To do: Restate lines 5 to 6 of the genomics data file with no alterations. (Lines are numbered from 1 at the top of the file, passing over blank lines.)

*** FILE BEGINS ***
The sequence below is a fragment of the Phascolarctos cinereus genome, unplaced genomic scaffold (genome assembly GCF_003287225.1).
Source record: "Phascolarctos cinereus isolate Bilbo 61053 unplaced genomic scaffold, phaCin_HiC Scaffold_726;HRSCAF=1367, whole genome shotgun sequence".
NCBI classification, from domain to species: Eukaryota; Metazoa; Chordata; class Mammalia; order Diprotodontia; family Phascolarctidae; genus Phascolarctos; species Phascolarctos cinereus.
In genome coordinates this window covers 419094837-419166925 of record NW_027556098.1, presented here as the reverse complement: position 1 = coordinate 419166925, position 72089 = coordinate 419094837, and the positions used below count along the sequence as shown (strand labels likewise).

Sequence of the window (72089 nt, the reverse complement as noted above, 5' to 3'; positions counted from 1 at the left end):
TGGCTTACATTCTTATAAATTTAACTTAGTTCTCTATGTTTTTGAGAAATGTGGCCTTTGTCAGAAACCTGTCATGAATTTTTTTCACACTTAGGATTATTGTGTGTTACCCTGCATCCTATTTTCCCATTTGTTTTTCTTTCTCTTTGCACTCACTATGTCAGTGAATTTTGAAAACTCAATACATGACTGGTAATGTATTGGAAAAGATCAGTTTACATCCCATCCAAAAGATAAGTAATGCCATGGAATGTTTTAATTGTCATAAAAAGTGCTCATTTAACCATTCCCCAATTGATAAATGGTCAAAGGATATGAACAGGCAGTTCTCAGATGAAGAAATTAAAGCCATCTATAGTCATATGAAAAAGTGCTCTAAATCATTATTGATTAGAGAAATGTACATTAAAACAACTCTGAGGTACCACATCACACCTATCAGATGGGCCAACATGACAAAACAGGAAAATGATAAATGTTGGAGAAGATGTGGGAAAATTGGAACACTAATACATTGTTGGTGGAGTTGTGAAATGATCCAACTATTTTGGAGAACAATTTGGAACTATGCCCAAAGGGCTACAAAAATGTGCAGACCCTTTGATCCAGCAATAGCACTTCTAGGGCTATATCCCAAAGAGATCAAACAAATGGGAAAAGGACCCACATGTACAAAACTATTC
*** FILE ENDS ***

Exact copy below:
Sequence of the window (72089 nt, the reverse complement as noted above, 5' to 3'; positions counted from 1 at the left end):
TGGCTTACATTCTTATAAATTTAACTTAGTTCTCTATGTTTTTGAGAAATGTGGCCTTTGTCAGAAACCTGTCATGAATTTTTTTCACACTTAGGATTATTGTGTGTTACCCTGCATCCTATTTTCCCATTTGTTTTTCTTTCTCTTTGCACTCACTATGTCAGTGAATTTTGAAAACTCAATACATGACTGGTAATGTATTGGAAAAGATCAGTTTACATCCCATCCAAAAGATAAGTAATGCCATGGAATGTTTTAATTGTCATAAAAAGTGCTCATTTAACCATTCCCCAATTGATAAATGGTCAAAGGATATGAACAGGCAGTTCTCAGATGAAGAAATTAAAGCCATCTATAGTCATATGAAAAAGTGCTCTAAATCATTATTGATTAGAGAAATGTACATTAAAACAACTCTGAGGTACCACATCACACCTATCAGATGGGCCAACATGACAAAACAGGAAAATGATAAATGTTGGAGAAGATGTGGGAAAATTGGAACACTAATACATTGTTGGTGGAGTTGTGAAATGATCCAACTATTTTGGAGAACAATTTGGAACTATGCCCAAAGGGCTACAAAAATGTGCAGACCCTTTGATCCAGCAATAGCACTTCTAGGGCTATATCCCAAAGAGATCAAACAAATGGGAAAAGGACCCACATGTACAAAACTATTC